Calvin's final day of summer school was a sweltering one. When he got off of the bus, his mask was soaked with drool. Wiping his face as best I could with the corner of his bandana, I felt sorry for him; it must be near impossible to breathe through a saliva-soaked surgical mask, especially when it's ninety degrees.
As the world grapples with a runaway pandemic, our nation is approaching 640,000 deaths from Covid-19. To make matters worse, the more dangerous and contagious Delta variant is fueling a resurgence that is ravaging mostly unvaccinated communities, their healthcare facilities and workers. Regrettably, this predicament was unnecessary; some leaders haven't been aggressive enough implementing clear measures and messaging that could truly cut the virus off at the knees. Too many people still refuse to be vaccinated and/or wear masks, many of them led by mis- and disinformation they've gotten from certain politicians and rabbit-hole posts spread on social media. Tens—if not hundreds—of thousands of hospitalizations and deaths could have been prevented if certain so-called leaders hadn't downplayed and politicized the pandemic and things like wearing masks, and had we all been more deliberate and steadfast in protecting ourselves and our neighbors. It seems we're always playing catch-up with what is an ever-evolving and aggressive virus. Collectively, we haven't done what it takes to get ahead of it. We have been and continue to be reactive instead of proactive. This hot mess is of our own doing, though some folks get more credit than others for turning it into such a shitshow.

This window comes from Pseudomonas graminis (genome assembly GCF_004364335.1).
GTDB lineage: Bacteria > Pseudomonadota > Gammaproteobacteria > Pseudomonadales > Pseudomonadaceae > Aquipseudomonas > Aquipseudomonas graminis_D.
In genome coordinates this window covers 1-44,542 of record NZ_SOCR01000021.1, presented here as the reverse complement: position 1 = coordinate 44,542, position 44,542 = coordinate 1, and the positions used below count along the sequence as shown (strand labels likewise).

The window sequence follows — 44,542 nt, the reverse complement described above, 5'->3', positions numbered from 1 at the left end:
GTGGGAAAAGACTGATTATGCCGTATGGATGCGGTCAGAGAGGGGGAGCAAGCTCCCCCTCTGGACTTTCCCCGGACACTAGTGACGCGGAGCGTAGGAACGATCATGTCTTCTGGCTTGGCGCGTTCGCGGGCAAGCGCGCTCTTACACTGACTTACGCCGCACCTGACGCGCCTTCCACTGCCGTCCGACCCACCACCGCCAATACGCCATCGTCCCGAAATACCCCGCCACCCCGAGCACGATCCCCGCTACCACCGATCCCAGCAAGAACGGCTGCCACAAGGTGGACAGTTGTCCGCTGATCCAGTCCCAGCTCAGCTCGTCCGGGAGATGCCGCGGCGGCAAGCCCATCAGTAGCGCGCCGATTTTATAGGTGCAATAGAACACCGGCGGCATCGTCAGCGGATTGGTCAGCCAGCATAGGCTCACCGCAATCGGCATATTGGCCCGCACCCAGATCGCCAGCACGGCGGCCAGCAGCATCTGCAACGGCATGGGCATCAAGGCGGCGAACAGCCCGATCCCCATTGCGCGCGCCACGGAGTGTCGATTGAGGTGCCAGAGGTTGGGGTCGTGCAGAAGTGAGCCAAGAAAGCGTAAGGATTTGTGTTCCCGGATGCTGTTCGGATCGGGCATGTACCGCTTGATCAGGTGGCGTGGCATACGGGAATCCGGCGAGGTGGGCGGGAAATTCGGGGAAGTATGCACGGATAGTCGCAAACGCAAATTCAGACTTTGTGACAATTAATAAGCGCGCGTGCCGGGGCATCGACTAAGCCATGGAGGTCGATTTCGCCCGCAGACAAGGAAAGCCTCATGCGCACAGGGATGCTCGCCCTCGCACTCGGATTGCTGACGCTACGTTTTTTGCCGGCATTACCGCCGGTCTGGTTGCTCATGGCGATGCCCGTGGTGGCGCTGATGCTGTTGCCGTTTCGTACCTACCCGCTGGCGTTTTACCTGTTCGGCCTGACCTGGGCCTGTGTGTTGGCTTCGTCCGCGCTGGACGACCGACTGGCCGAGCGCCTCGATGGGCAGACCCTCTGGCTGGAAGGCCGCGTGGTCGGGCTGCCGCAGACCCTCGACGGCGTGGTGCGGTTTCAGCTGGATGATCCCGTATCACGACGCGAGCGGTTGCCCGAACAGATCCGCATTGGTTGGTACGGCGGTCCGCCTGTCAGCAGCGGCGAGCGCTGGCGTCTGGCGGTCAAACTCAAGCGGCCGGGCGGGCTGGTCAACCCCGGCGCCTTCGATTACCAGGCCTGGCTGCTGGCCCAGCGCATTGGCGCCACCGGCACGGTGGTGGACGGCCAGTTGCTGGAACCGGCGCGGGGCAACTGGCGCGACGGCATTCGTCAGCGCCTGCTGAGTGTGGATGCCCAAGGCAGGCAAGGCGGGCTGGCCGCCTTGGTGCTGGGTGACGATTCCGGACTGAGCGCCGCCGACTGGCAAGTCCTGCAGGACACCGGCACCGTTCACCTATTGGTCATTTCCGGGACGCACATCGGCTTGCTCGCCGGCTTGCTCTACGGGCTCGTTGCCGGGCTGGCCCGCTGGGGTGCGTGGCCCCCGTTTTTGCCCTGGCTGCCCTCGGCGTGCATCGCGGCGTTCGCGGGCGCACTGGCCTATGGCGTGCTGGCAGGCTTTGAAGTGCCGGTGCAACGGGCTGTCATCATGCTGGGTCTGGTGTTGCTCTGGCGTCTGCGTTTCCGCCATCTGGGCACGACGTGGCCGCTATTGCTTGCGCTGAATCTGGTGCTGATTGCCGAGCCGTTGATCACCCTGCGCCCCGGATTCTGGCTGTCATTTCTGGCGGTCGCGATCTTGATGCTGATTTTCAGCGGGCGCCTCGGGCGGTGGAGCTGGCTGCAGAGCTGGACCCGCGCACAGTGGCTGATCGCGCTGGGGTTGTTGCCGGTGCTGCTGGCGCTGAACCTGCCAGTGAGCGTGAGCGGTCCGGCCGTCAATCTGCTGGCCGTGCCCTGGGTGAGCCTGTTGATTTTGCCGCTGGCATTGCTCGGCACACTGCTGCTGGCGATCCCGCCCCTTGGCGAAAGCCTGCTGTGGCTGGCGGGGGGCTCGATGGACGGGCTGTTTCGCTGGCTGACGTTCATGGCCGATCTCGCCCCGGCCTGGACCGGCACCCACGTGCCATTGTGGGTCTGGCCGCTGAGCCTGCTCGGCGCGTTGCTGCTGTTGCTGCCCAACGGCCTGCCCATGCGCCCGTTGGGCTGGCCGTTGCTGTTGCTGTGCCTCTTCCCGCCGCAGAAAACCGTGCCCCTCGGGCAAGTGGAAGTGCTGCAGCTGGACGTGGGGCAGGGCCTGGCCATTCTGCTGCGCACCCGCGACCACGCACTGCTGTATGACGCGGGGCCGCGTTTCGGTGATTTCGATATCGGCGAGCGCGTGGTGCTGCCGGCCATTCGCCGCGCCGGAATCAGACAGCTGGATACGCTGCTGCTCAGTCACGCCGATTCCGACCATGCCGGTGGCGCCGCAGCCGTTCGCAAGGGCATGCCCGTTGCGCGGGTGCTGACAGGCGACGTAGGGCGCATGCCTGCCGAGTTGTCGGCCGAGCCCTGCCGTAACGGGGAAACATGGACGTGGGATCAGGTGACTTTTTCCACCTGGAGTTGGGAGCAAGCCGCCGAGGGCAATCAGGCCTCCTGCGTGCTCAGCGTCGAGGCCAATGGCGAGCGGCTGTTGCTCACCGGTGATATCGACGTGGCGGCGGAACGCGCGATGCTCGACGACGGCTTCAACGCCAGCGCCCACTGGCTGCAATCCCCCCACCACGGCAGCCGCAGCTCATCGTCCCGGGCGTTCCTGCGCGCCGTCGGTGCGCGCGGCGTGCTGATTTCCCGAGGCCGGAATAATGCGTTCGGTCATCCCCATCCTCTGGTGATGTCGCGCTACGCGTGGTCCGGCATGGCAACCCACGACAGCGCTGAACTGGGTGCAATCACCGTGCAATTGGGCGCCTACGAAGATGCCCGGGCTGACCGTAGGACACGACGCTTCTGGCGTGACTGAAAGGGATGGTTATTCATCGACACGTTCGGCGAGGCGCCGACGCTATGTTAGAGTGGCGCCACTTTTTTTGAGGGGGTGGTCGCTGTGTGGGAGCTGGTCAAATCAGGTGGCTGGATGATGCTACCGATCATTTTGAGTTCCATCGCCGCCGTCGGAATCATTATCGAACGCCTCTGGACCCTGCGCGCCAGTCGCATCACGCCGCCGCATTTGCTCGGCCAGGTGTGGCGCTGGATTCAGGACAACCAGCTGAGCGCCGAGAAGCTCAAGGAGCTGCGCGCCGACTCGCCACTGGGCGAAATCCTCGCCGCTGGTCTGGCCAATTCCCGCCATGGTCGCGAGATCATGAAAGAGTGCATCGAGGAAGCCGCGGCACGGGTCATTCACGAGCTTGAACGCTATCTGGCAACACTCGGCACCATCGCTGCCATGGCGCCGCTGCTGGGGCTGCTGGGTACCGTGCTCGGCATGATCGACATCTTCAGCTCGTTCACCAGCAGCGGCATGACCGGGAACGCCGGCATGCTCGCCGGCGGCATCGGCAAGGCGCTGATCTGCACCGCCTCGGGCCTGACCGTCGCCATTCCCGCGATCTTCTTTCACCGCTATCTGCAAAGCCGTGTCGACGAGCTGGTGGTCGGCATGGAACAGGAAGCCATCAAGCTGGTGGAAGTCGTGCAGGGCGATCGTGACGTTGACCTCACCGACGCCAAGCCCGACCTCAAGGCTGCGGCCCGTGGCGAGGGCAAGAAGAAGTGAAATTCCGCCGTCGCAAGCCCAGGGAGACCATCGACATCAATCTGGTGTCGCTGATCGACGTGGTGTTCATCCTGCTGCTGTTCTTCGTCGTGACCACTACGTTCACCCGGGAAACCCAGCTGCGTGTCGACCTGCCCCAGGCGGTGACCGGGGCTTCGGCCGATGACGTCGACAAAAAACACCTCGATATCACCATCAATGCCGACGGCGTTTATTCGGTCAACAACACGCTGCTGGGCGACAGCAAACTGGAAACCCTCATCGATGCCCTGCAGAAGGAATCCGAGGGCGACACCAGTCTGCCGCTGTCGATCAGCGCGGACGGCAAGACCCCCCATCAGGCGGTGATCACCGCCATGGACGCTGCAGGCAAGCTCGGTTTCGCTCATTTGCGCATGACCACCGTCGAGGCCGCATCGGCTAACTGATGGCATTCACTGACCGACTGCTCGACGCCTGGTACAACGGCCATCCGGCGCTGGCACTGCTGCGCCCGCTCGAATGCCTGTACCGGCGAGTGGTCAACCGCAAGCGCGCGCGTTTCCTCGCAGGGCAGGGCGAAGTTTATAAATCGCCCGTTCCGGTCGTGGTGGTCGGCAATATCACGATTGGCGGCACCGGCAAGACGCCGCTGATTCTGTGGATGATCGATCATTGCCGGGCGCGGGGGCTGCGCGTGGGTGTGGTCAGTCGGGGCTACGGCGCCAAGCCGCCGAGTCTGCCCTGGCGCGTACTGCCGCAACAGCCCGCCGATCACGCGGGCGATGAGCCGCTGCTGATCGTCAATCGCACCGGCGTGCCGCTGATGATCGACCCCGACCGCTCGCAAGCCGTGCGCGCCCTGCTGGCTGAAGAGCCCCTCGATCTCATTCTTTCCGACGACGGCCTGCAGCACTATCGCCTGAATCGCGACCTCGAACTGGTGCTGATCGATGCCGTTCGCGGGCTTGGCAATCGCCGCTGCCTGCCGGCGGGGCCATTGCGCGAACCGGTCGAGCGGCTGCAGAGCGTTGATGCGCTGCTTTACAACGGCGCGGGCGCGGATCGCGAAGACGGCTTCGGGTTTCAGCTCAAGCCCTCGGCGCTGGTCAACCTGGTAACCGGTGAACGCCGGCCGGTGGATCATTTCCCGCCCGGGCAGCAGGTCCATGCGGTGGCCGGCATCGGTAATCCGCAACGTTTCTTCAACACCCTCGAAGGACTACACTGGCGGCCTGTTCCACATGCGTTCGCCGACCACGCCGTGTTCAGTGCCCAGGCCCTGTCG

Despite these grave developments, there are those who remain staunchly skeptical about the need to get a Covid vaccine and/or wear a mask. Some are convinced that they are largely immune because of their youth, healthy diets and/or lifestyles, forgetting that in recent years they've been sick with the flu. Others aren't following the science about vaccines' overwhelming safety. Still others believe in wild and dangerous conspiracy theories, most of which can be easily debunked. Infectious disease experts explain that variants are more likely to emerge from the unvaccinated since the virus has more time to replicate and mutate in a body that doesn't have a vaccine in place to impede its progress. Also, unvaccinated people shed the virus longer than vaccinated ones whether symptomatic or not. Moreover, the Delta variant's viral load is 1000 times that of the Alpha strain. Unvaccinated people make it all the more possible for the emergence of an even more contagious, virulent and deadly variant which might prove resistant to vaccines. Then what?
My thoughts wander again to Calvin—my infant-toddler-teen whose seizures seem tugged into action by full moons, new moons, dips in barometric pressure, high humidity, and illness. Though all three of us are vaccinated, I worry about what might happen to us if we were to be infected by the Delta variant (the vaccines are highly effective in preventing severe illness, hospitalization and death, but we can still get infected.) I know what Covid can do to hearts, lungs, and brains, but the full, long-term implications of Covid are still unclear. I worry about Calvin; I have little doubt that some of his classmates this fall will attend school unvaccinated, not because they aren't old enough, but because of their parents' dubious stances on vaccines.
Please, for your neighbor's sake, mask up and get vaccinated.